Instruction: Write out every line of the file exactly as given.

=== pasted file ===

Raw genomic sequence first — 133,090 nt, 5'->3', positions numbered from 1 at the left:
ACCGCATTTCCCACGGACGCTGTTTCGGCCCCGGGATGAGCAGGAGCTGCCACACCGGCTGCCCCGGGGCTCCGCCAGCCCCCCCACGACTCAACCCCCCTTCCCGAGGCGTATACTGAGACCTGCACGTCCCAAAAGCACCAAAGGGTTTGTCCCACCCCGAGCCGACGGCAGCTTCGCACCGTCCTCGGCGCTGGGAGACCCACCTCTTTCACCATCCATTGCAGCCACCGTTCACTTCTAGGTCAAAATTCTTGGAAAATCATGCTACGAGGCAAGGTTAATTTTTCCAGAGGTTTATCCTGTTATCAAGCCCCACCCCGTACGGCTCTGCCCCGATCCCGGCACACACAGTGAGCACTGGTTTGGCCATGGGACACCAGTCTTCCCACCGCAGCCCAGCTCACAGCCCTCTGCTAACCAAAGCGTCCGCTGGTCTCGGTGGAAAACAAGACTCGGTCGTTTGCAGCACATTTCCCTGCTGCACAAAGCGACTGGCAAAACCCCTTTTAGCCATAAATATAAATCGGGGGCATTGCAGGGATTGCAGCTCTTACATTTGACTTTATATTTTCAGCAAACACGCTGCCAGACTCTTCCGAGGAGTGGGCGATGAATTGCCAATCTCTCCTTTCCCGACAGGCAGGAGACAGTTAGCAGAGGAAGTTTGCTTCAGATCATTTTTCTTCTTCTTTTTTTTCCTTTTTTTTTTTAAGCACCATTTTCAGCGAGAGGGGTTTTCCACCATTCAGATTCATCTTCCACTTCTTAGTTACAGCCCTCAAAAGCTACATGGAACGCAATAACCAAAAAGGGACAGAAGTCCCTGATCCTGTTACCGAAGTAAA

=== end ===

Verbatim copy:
Raw genomic sequence first — 133,090 nt, 5'->3', positions numbered from 1 at the left:
ACCGCATTTCCCACGGACGCTGTTTCGGCCCCGGGATGAGCAGGAGCTGCCACACCGGCTGCCCCGGGGCTCCGCCAGCCCCCCCACGACTCAACCCCCCTTCCCGAGGCGTATACTGAGACCTGCACGTCCCAAAAGCACCAAAGGGTTTGTCCCACCCCGAGCCGACGGCAGCTTCGCACCGTCCTCGGCGCTGGGAGACCCACCTCTTTCACCATCCATTGCAGCCACCGTTCACTTCTAGGTCAAAATTCTTGGAAAATCATGCTACGAGGCAAGGTTAATTTTTCCAGAGGTTTATCCTGTTATCAAGCCCCACCCCGTACGGCTCTGCCCCGATCCCGGCACACACAGTGAGCACTGGTTTGGCCATGGGACACCAGTCTTCCCACCGCAGCCCAGCTCACAGCCCTCTGCTAACCAAAGCGTCCGCTGGTCTCGGTGGAAAACAAGACTCGGTCGTTTGCAGCACATTTCCCTGCTGCACAAAGCGACTGGCAAAACCCCTTTTAGCCATAAATATAAATCGGGGGCATTGCAGGGATTGCAGCTCTTACATTTGACTTTATATTTTCAGCAAACACGCTGCCAGACTCTTCCGAGGAGTGGGCGATGAATTGCCAATCTCTCCTTTCCCGACAGGCAGGAGACAGTTAGCAGAGGAAGTTTGCTTCAGATCATTTTTCTTCTTCTTTTTTTTCCTTTTTTTTTTTAAGCACCATTTTCAGCGAGAGGGGTTTTCCACCATTCAGATTCATCTTCCACTTCTTAGTTACAGCCCTCAAAAGCTACATGGAACGCAATAACCAAAAAGGGACAGAAGTCCCTGATCCTGTTACCGAAGTAAA